SOUTHINGTON — A repossession company is using police technology to scan license plates and find cars for seizure.
A vehicle outfitted with license plate readers visited Southington and scanned license plates in the Walmart parking lot earlier this month. After receiving calls from residents, police said they found out the car was from Northeast Storage & Transport of Enfield.
The company declined to comment Friday.
State and local police departments, including Southington, have car-mounted camera systems that scan passing license plates, storing the plate number, date and time of the scan. The scans are matched to COLLECT, a police database of license plates, which can identify stolen cars.
The car in Southington was equipped with a system which appears identical to those on police cars.
Southington police Deputy Chief William Palmieri said private companies use their own database of license plates when searching for cars to repossess.
“They can’t get access to the COLLECT system,” he said.
Andrew Steele saw a blue Toyota with license plate reader cameras attached to the front and back in the Walmart parking lot. He is accustomed to seeing them on police vehicles, but was surprised that the vehicle didn’t have any markings and the driver didn’t wear a uniform.
The car went up and down the rows of parked cars.
"I don’t know what they’re doing with my license plate information. With a private company, you just don’t know."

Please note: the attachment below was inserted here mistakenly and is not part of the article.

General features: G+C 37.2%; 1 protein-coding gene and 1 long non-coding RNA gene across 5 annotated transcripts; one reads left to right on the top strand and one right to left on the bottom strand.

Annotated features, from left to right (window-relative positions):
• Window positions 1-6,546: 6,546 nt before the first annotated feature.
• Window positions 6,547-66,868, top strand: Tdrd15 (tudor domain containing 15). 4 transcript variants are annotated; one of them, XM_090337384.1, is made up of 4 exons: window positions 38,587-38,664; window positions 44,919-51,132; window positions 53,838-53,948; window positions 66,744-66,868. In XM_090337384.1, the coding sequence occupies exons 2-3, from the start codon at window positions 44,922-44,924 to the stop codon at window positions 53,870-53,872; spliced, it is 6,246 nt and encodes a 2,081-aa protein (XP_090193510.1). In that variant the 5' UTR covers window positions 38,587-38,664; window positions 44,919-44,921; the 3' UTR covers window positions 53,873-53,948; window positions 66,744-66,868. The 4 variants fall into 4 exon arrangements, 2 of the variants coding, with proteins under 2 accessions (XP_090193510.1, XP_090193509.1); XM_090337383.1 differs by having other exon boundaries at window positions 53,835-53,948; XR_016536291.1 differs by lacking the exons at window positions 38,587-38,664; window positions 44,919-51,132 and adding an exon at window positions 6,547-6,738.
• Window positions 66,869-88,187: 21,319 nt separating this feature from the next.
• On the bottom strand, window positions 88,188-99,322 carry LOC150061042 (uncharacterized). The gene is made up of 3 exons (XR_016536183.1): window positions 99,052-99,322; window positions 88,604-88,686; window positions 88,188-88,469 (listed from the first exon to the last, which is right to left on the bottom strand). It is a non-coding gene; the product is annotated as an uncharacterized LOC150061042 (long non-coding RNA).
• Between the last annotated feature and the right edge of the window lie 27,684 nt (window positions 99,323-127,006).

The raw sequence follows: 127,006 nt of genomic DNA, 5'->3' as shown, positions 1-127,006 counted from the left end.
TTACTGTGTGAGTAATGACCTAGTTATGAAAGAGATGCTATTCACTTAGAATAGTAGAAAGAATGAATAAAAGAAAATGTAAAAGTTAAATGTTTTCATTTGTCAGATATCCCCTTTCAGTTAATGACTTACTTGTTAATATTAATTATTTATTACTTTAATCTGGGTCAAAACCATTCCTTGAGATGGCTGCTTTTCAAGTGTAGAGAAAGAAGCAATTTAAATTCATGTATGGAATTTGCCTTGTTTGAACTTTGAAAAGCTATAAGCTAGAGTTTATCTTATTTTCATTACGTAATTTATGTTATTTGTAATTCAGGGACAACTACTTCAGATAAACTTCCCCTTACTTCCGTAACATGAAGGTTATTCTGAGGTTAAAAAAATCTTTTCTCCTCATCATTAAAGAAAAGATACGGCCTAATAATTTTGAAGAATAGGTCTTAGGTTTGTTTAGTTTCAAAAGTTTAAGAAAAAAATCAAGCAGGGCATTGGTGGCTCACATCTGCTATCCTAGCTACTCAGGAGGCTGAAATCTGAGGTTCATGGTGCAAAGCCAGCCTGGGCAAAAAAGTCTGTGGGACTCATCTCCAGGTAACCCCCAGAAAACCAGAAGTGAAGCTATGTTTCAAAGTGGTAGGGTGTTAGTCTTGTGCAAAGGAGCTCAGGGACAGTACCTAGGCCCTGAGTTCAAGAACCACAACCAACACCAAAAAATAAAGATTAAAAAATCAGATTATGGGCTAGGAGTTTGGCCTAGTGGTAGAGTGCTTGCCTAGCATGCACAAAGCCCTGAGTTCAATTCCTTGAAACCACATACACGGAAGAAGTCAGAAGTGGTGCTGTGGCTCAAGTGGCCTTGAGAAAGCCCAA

“They made it a point to go into every row,” Steele said. “There were a couple of points he stopped and looked at the computer (mounted inside the car).”
Steele believes his car’s license plate was scanned.
“I don’t know what they’re doing with my license plate information,” he said. “With a private company, you just don’t know.”
Steele was also surprised that a company would go to a private parking lot to gather information.
Repo companies active in town
Northeast Storage & Transport is one of several companies active in Southington. Others that have contacted police about repossessions are Collateral Recovery Service, of North Branford, Auto Lock Unlimited, of East Hartford, and Skyline Recovery Service, of Waterbury. Calls to all three were not returned on Friday and it’s unclear if the companies use license plate readers, though Skyline’s website shows vehicles in their fleet equipped with license plate readers.
Before repossessing a car, a company will usually contact the Police Department and provide the repossession documents to avoid confusion if the driver reports a vehicle theft. Palmieri said there have been 68 repossessions reported to police since July 2019.
Concern from ACLU
License plate readers can scan and document locations for thousands of vehicles per day, creating large amounts of data on where drivers were at what time. The American Civil Liberties Union has raised concerns about how long this data is stored and who has access to it when collected by police departments.
In addition to the plates of stolen vehicles, the system can alert an officer to a scan of a license plate connected to people on various watch lists or sex offender registries.
David McGuire, ACLU of Connecticut executive director, raised concerns earlier this month about the possible purchase of an automatic license plate reader system by Wallingford police. He said the scans are surveillance on citizens who aren’t under suspicion of a crime.